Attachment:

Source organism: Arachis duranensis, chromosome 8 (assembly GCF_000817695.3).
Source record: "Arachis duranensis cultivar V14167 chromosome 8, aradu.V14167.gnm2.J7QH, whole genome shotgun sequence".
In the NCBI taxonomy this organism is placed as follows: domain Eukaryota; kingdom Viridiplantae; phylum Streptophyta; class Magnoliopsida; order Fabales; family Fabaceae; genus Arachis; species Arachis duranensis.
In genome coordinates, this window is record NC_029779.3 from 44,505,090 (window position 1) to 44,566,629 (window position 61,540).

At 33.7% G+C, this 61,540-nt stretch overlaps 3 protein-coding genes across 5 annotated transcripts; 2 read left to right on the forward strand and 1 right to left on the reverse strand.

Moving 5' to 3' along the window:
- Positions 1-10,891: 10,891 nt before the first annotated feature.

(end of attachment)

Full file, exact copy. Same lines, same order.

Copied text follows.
Source organism: Arachis duranensis, chromosome 8 (assembly GCF_000817695.3).
Source record: "Arachis duranensis cultivar V14167 chromosome 8, aradu.V14167.gnm2.J7QH, whole genome shotgun sequence".
In the NCBI taxonomy this organism is placed as follows: domain Eukaryota; kingdom Viridiplantae; phylum Streptophyta; class Magnoliopsida; order Fabales; family Fabaceae; genus Arachis; species Arachis duranensis.
In genome coordinates, this window is record NC_029779.3 from 44,505,090 (window position 1) to 44,566,629 (window position 61,540).

At 33.7% G+C, this 61,540-nt stretch overlaps 3 protein-coding genes across 5 annotated transcripts; 2 read left to right on the forward strand and 1 right to left on the reverse strand.

Moving 5' to 3' along the window:
- Positions 1-10,891: 10,891 nt before the first annotated feature.